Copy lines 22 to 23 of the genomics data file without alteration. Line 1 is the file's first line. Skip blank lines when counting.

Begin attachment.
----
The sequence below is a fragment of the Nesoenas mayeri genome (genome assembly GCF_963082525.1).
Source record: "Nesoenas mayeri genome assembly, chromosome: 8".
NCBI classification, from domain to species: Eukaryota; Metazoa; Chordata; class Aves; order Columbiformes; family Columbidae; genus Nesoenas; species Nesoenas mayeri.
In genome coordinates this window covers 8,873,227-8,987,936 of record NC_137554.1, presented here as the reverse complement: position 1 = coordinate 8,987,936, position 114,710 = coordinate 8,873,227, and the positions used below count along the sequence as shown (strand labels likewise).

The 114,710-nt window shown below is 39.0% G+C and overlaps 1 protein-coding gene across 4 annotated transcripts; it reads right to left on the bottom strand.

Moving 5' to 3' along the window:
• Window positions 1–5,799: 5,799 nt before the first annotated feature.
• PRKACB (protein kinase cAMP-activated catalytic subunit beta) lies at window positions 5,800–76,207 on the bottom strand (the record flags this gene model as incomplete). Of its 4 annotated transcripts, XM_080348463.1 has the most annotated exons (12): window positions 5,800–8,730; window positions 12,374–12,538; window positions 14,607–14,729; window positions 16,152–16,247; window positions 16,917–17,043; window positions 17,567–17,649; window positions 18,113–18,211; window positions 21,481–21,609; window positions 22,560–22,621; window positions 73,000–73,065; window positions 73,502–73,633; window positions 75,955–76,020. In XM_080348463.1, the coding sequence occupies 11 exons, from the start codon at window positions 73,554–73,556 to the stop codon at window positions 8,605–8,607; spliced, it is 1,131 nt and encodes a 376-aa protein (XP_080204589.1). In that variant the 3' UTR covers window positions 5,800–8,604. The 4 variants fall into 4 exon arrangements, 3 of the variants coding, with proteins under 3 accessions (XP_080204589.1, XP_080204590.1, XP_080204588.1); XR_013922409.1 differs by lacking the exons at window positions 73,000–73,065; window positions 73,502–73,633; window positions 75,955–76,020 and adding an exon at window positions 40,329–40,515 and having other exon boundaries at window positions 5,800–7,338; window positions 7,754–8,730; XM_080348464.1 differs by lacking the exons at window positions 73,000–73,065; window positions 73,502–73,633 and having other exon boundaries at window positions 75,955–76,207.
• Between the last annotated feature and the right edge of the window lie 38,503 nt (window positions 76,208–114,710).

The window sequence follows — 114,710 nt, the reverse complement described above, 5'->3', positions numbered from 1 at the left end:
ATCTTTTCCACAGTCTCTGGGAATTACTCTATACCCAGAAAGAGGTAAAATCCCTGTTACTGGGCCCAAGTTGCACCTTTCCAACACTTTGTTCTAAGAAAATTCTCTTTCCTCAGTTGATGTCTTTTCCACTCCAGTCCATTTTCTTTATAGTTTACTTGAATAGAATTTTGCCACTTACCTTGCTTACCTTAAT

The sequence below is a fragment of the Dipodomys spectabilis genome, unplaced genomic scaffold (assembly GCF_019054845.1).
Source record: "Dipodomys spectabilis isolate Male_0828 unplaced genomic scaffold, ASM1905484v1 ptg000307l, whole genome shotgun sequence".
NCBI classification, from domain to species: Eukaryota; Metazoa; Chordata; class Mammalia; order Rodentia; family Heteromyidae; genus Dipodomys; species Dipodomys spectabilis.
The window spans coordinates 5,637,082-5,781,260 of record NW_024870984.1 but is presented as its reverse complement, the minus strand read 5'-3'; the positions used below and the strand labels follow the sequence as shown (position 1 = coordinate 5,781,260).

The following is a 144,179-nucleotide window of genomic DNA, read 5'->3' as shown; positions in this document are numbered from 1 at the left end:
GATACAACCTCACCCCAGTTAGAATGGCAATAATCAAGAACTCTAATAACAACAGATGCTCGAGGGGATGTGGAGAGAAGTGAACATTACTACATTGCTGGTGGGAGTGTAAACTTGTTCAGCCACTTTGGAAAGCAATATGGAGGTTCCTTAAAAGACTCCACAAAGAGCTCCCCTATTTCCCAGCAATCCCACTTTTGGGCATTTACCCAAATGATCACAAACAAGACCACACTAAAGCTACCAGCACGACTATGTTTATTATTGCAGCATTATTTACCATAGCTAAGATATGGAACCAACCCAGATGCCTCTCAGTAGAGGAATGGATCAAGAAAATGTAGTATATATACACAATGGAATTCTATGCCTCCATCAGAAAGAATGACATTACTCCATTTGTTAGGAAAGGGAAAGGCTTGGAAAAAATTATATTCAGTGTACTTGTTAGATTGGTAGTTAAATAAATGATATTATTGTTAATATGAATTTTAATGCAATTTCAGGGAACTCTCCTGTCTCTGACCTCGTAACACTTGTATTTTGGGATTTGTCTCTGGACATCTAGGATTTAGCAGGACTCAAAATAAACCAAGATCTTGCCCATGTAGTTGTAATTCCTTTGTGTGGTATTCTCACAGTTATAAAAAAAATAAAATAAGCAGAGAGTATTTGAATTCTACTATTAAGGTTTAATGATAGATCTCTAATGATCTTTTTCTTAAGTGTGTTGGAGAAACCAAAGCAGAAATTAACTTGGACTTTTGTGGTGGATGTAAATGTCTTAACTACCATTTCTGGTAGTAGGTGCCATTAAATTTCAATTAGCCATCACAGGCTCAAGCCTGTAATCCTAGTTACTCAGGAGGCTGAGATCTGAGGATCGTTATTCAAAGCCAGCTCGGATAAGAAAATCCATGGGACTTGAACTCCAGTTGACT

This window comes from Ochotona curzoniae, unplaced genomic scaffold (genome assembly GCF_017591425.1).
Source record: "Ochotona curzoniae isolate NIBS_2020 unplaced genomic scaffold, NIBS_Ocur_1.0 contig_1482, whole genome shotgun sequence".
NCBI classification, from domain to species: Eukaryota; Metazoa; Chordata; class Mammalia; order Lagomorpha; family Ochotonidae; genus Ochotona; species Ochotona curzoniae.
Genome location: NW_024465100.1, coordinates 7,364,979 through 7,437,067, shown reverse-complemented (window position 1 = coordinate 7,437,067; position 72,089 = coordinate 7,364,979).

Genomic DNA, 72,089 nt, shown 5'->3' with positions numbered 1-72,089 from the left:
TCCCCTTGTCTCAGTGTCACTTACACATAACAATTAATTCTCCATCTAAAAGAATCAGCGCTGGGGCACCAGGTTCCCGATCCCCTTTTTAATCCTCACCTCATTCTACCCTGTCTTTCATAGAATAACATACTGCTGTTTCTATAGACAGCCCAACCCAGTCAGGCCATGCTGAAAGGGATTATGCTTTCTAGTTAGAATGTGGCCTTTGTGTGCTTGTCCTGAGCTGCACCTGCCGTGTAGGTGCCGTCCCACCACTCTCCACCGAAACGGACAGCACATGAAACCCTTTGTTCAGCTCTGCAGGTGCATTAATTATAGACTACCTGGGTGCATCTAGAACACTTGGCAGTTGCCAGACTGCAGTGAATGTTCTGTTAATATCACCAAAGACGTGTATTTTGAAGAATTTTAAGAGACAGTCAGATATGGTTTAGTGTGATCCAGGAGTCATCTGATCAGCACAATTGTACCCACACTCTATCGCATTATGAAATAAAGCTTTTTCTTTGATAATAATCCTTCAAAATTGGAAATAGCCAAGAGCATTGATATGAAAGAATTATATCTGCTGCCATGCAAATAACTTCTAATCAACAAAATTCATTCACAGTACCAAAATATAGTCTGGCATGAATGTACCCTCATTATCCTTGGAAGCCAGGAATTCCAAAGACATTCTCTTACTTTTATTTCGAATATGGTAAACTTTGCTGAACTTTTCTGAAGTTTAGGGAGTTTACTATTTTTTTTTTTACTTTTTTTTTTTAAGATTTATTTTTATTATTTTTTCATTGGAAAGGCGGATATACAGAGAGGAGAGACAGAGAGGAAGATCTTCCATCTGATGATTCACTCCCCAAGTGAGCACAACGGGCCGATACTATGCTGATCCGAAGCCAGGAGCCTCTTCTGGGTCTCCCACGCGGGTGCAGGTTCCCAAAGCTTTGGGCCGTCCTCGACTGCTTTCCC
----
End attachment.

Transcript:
Genomic DNA, 72,089 nt, shown 5'->3' with positions numbered 1-72,089 from the left:
TCCCCTTGTCTCAGTGTCACTTACACATAACAATTAATTCTCCATCTAAAAGAATCAGCGCTGGGGCACCAGGTTCCCGATCCCCTTTTTAATCCTCACCTCATTCTACCCTGTCTTTCATAGAATAACATACTGCTGTTTCTATAGACAGCCCAACCCAGTCAGGCCATGCTGAAAGGGATTATGCTTTCTAGTTAGAATGTGGCCTTTGTGTGCTTGTCCTGAGCTGCACCTGCCGTGTAGGTGCCGTCCCACCACTCTCCACCGAAACGGACAGCACATGAAACCCTTTGTTCAGCTCTGCAGGTGCATTAATTATAGACTACCTGGGTGCATCTAGAACACTTGGCAGTTGCCAGACTGCAGTGAATGTTCTGTTAATATCACCAAAGACGTGTATTTTGAAGAATTTTAAGAGACAGTCAGATATGGTTTAGTGTGATCCAGGAGTCATCTGATCAGCACAATTGTACCCACACTCTATCGCATTATGAAATAAAGCTTTTTCTTTGATAATAATCCTTCAAAATTGGAAATAGCCAAGAGCATTGATATGAAAGAATTATATCTGCTGCCATGCAAATAACTTCTAATCAACAAAATTCATTCACAGTACCAAAATATAGTCTGGCATGAATGTACCCTCATTATCCTTGGAAGCCAGGAATTCCAAAGACATTCTCTTACTTTTATTTCGAATATGGTAAACTTTGCTGAACTTTTCTGAAGTTTAGGGAGTTTACTATTTTTTTTTTTACTTTTTTTTTTTAAGATTTATTTTTATTATTTTTTCATTGGAAAGGCGGATATACAGAGAGGAGAGACAGAGAGGAAGATCTTCCATCTGATGATTCACTCCCCAAGTGAGCACAACGGGCCGATACTATGCTGATCCGAAGCCAGGAGCCTCTTCTGGGTCTCCCACGCGGGTGCAGGTTCCCAAAGCTTTGGGCCGTCCTCGACTGCTTTCCC